Ocean Pines house raffle to benefit volunteer fire dept.
OCEAN PINES—Kay and Lanny Hickman had ticket #1149, which won the 1,312-square-foot house, plus garage and font porch, raffled by the Ocean Pines Volunteer Fire Department Sept. 2.
Third-grader Tess McNeill drew the winning number for the house at 82 Windjammer Road before a Labor Day crowd.
The house in North Ocean Pines has three bedrooms, including a master bedroom with walk-in closet, and two full baths. It has air conditioning, a heat pump, a tankless water heater, hardwood floors, modern appliances and fixtures, and was professionally landscaped.
Chairman of the Contest Michael Allen estimated the department sold roughly 2,890 tickets, with around 150 selling the weekend before the drawing. Tracey Jones was the co-chair for the event.
The wet weather earlier this year shortened the length of the contest, which usually begins on Memorial Day. Nevertheless, while this year’s contest was not a sell out as in the past, Allen said that a lot of people still participated. “We did well,” he said.
The money raised goes into the department’s general fund, which pays for annual costs for fuel, medical supplies, radios and other needed items for the year. The department has 20 members, including firefighters, emergency medical technicians and fire police.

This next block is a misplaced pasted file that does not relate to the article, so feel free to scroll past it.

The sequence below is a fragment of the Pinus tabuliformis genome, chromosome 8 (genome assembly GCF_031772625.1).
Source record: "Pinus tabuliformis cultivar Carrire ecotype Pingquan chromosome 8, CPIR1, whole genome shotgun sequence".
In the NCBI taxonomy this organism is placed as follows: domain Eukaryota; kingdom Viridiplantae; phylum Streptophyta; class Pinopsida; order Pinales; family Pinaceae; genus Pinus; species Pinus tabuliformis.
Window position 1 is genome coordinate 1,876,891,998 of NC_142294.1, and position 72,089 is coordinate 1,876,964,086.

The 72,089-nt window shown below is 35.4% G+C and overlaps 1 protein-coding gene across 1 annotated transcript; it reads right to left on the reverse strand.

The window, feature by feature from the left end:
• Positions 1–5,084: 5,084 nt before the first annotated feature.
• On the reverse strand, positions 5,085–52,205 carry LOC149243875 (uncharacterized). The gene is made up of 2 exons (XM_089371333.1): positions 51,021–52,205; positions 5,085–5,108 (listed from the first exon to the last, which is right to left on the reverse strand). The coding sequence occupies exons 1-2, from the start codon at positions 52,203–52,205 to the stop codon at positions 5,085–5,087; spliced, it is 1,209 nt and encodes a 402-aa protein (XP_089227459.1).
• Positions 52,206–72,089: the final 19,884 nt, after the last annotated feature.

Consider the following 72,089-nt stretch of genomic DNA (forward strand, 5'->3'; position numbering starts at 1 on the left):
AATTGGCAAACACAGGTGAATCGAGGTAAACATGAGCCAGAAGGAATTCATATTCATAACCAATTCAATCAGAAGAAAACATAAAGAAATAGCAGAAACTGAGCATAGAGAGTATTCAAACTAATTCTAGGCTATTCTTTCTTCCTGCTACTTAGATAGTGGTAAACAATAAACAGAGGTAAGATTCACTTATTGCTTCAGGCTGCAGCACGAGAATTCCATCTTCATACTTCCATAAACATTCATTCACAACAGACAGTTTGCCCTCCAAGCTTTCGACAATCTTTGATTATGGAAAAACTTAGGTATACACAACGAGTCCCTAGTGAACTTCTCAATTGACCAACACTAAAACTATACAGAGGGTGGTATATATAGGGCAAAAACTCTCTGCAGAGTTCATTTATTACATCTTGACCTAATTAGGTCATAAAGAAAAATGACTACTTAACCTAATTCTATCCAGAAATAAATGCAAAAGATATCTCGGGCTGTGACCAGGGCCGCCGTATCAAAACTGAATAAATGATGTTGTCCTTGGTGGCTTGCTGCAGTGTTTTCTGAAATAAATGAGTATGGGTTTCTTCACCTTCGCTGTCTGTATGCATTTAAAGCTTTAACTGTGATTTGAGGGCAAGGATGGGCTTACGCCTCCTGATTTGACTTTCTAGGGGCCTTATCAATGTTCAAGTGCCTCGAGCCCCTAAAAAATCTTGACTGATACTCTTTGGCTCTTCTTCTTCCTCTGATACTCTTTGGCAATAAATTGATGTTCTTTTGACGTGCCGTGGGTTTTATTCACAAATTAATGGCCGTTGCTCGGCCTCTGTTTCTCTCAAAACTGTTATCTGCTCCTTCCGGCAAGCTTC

The department is in line to respond to approximately 1,700 calls for help this year, OPVFD President Daniel Healy said. “It increases each year.”
Two factors that increase the number of calls are the community’s large number of elderly members and the shift of more members to year-round residency.
The final amount raised depends on the total costs of the project and will be determined after an appraisal on the house, Healy said. Last year’s contest raised $62,000 for the department.
The drawing has been an annual ritual in the Pines for 20 years, Healy said. The process begins when the department purchases a reasonably priced lot and starts building in February.
“We try to complete it by Memorial Day,” which is when the organizers hold an open house to allow the public to look at the house. Brunori Homes of Berlin participated by giving the department a discount on its contractor services as it built the house, Healy said.Most contest winners keep the homes they win, he said, though last year’s winner lived in Berlin and decided to sell the house. The year before the winner lived in Pennsylvania, but was retired and moved into the house, Healy said.